Full shipment visibility across supply chains has been an elusive goal for decades. Legacy electronic data interchange (EDI) transaction sets in use since the 1980s were designed around verifying completion of component “transactions” in the order-to-pay cycle, leaving critical reporting gaps as goods are in transit.
A lot can happen in those gaps, from collision damage, to breakdowns or weather delays, to cargo loss or theft. Shippers of high-value urgent, fragile and perishable cargoes need continuous monitoring of shipment location, condition and security. They need to know, preferably in real time, when goods will not arrive on time and in full (OTIF) — a key performance measure — in order to take fast corrective action.
Sensor technologies enhance visibility, but until recently, affordable track-and-trace solutions have been mainly passive. That is, data recorders placed inside containers, trailers, railcars and/or SKUs record shipment conditions in real time, end-to-end, but are unable to transmit the data, which is downloaded on completion of the shipment. Active sensors which report data as it’s collected have been available but not widely used, due to their higher cost and shorter battery life.
Advances in sensors, wireless communications, location-based systems and batteries — in combination with the data processing power, storage capacity, process automation and analytics of cloud computing — now make possible active platform solutions that collect, interpret and share location and condition data across the end-to-end supply chain in real time. This offers shippers, manufacturers, distributors and logistics services providers continuous, real-time visibility, with actionable alerts, to intercept, redirect or order replacement products to meet OTIF, service level agreement and regulatory compliance targets. Analytics applied to current and historical shipment data provide valuable operations insights for planning and for measuring performance.
No sector has a greater stake in these advances than pharmaceuticals and life sciences. A range of medicines and biologics must be shipped within tightly controlled temperature or humidity ranges; some are also highly sensitive to sudden shock or exposure to light. A single damaged, refused shipment can trigger a write-off in millions of dollars. Delays or damage affect a supplier’s OTIF score and reputation, costing future sales.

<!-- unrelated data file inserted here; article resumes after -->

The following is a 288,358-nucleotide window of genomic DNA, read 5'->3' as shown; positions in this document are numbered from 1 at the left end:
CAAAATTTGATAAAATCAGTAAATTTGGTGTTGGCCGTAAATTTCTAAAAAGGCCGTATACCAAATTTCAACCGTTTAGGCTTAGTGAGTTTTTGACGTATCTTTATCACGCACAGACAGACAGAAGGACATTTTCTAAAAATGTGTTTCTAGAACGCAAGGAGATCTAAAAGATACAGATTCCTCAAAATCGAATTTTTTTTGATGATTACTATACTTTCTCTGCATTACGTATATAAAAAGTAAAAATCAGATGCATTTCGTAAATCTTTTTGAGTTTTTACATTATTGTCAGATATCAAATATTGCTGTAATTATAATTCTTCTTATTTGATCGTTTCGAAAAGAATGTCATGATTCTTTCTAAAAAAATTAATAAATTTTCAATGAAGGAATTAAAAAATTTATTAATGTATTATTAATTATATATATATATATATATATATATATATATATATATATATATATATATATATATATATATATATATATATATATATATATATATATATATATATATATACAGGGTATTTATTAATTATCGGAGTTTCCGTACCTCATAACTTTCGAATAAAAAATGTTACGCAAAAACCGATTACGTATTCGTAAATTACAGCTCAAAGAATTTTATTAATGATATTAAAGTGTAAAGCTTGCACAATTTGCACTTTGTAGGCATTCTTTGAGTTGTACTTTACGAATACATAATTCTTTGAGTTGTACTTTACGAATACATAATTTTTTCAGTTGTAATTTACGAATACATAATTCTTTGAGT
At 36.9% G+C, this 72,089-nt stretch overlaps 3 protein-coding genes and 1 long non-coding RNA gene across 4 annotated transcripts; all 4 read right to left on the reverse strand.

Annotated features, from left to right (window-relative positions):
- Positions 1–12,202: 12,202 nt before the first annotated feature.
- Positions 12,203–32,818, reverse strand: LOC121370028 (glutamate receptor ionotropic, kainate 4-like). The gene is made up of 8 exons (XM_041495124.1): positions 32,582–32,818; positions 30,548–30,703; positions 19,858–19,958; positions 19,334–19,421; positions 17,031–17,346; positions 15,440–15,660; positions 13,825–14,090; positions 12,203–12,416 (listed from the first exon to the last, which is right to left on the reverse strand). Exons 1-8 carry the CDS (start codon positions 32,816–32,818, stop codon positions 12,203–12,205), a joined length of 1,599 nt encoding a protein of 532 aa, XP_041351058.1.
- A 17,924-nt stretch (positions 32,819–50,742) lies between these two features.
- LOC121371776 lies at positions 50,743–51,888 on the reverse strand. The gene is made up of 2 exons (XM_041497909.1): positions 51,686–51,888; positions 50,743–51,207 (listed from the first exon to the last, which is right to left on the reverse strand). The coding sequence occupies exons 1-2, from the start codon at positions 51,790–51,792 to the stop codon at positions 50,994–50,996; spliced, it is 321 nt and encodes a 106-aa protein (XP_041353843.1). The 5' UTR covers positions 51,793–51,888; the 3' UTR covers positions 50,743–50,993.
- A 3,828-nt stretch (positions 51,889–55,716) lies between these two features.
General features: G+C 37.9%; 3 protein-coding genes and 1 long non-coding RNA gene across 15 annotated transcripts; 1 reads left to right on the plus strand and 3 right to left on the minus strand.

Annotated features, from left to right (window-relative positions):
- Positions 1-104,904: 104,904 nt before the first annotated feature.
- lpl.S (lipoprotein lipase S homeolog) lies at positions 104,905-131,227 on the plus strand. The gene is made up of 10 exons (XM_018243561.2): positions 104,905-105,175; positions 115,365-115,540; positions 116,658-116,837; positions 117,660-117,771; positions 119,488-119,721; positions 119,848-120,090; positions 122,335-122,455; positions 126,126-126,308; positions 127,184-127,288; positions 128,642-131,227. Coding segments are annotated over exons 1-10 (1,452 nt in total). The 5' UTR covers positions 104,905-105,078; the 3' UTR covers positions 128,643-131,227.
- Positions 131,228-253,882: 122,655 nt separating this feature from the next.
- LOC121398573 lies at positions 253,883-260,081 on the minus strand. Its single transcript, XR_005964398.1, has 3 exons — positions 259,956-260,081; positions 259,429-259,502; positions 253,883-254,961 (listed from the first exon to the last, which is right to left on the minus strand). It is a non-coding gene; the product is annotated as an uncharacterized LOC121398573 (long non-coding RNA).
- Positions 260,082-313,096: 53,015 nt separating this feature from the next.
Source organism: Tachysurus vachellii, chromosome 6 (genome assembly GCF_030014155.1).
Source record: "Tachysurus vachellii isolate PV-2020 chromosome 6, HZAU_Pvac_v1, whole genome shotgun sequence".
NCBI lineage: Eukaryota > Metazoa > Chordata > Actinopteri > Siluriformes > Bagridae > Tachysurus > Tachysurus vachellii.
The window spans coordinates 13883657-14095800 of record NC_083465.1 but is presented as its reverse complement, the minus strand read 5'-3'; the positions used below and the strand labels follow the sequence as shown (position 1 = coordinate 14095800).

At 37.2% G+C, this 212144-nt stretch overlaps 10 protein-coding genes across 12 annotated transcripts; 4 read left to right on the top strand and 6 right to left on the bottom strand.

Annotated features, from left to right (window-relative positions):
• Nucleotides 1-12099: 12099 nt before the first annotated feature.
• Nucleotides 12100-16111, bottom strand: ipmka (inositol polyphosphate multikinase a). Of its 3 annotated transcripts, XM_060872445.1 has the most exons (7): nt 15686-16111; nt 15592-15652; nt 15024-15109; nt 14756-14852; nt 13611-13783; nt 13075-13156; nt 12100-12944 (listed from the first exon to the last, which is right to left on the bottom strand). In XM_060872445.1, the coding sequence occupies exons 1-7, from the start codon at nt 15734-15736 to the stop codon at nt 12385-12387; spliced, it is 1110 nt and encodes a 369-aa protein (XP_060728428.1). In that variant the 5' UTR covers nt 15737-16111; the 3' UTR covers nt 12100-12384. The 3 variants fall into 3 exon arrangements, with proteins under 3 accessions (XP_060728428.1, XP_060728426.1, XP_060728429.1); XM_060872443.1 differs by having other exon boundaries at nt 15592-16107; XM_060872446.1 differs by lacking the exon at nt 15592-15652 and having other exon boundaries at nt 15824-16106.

Perishable medicines with limited options for storage are typically made to order, meaning that replacement orders for damaged shipments can cause unintended inventory dislocations. As the COVID-19 crisis demonstrated with medical equipment, supplies and tests, as well as vaccines, an inability to gather meaningful insights from shipment data can trigger the widely reported “bullwhip effect” of alternating shortages, overstocking and supply chain gridlock. Finally, security threats and compliance issues around provenance and quality control are omnipresent concerns. It is not only dollars at stake in pharma but, at times, patient lives.
Recent chaos and uncertainty make a strong use case for real-time, end-to-end visibility at scale in the pharma cold chain.
“For the last two years the norm has been delay; the norm has been loss,” says Alex Guillen, director of sales, life sciences and pharma at Boston-based supply chain visibility platform Tive. “And now we see the Ukraine-Russia situation. It isn’t stopping; it’s one thing after another.“
Guillen sees strong demand ahead for smarter, more predictive analytics to spot problems in areas like packaging and carrier handling; platform collaboration to aggregate and customize data solutions; and concierge monitoring and rapid response services when exceptions arise.
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